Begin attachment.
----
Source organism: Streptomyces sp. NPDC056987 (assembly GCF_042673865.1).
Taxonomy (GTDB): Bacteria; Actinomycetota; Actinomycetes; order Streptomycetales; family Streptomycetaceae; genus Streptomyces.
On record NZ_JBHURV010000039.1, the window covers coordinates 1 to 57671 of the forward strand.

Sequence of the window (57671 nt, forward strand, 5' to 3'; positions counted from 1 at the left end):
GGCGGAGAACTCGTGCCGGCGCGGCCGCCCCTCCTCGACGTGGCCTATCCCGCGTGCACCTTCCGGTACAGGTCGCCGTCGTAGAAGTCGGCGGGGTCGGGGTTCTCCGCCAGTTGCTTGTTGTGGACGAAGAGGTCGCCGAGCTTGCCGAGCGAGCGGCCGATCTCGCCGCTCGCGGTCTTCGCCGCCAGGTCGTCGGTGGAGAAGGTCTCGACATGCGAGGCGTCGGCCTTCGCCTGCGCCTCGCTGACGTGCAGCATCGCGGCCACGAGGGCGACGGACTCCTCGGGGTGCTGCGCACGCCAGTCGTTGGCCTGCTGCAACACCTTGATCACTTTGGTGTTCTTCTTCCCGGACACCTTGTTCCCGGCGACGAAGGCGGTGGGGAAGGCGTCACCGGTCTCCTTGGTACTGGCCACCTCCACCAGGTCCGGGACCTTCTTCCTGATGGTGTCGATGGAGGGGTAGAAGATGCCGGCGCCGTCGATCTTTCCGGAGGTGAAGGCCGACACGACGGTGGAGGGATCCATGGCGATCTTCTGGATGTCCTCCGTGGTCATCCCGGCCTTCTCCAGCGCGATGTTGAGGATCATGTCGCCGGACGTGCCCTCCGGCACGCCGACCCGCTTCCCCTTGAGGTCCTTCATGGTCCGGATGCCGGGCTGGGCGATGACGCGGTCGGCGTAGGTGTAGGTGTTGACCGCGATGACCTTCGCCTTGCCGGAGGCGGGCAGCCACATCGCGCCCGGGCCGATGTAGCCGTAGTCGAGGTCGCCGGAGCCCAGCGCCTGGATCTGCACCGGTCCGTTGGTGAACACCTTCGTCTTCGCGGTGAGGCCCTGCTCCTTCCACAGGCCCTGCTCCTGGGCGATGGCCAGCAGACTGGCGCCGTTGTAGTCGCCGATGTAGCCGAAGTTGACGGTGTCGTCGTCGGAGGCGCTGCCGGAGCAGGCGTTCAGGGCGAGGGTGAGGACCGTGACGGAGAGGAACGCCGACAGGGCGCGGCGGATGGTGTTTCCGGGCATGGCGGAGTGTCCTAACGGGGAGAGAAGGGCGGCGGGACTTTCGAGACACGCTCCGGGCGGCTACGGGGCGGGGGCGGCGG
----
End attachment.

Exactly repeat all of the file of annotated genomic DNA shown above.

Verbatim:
Source organism: Streptomyces sp. NPDC056987 (assembly GCF_042673865.1).
Taxonomy (GTDB): Bacteria; Actinomycetota; Actinomycetes; order Streptomycetales; family Streptomycetaceae; genus Streptomyces.
On record NZ_JBHURV010000039.1, the window covers coordinates 1 to 57671 of the forward strand.

Sequence of the window (57671 nt, forward strand, 5' to 3'; positions counted from 1 at the left end):
GGCGGAGAACTCGTGCCGGCGCGGCCGCCCCTCCTCGACGTGGCCTATCCCGCGTGCACCTTCCGGTACAGGTCGCCGTCGTAGAAGTCGGCGGGGTCGGGGTTCTCCGCCAGTTGCTTGTTGTGGACGAAGAGGTCGCCGAGCTTGCCGAGCGAGCGGCCGATCTCGCCGCTCGCGGTCTTCGCCGCCAGGTCGTCGGTGGAGAAGGTCTCGACATGCGAGGCGTCGGCCTTCGCCTGCGCCTCGCTGACGTGCAGCATCGCGGCCACGAGGGCGACGGACTCCTCGGGGTGCTGCGCACGCCAGTCGTTGGCCTGCTGCAACACCTTGATCACTTTGGTGTTCTTCTTCCCGGACACCTTGTTCCCGGCGACGAAGGCGGTGGGGAAGGCGTCACCGGTCTCCTTGGTACTGGCCACCTCCACCAGGTCCGGGACCTTCTTCCTGATGGTGTCGATGGAGGGGTAGAAGATGCCGGCGCCGTCGATCTTTCCGGAGGTGAAGGCCGACACGACGGTGGAGGGATCCATGGCGATCTTCTGGATGTCCTCCGTGGTCATCCCGGCCTTCTCCAGCGCGATGTTGAGGATCATGTCGCCGGACGTGCCCTCCGGCACGCCGACCCGCTTCCCCTTGAGGTCCTTCATGGTCCGGATGCCGGGCTGGGCGATGACGCGGTCGGCGTAGGTGTAGGTGTTGACCGCGATGACCTTCGCCTTGCCGGAGGCGGGCAGCCACATCGCGCCCGGGCCGATGTAGCCGTAGTCGAGGTCGCCGGAGCCCAGCGCCTGGATCTGCACCGGTCCGTTGGTGAACACCTTCGTCTTCGCGGTGAGGCCCTGCTCCTTCCACAGGCCCTGCTCCTGGGCGATGGCCAGCAGACTGGCGCCGTTGTAGTCGCCGATGTAGCCGAAGTTGACGGTGTCGTCGTCGGAGGCGCTGCCGGAGCAGGCGTTCAGGGCGAGGGTGAGGACCGTGACGGAGAGGAACGCCGACAGGGCGCGGCGGATGGTGTTTCCGGGCATGGCGGAGTGTCCTAACGGGGAGAGAAGGGCGGCGGGACTTTCGAGACACGCTCCGGGCGGCTACGGGGCGGGGGCGGCGG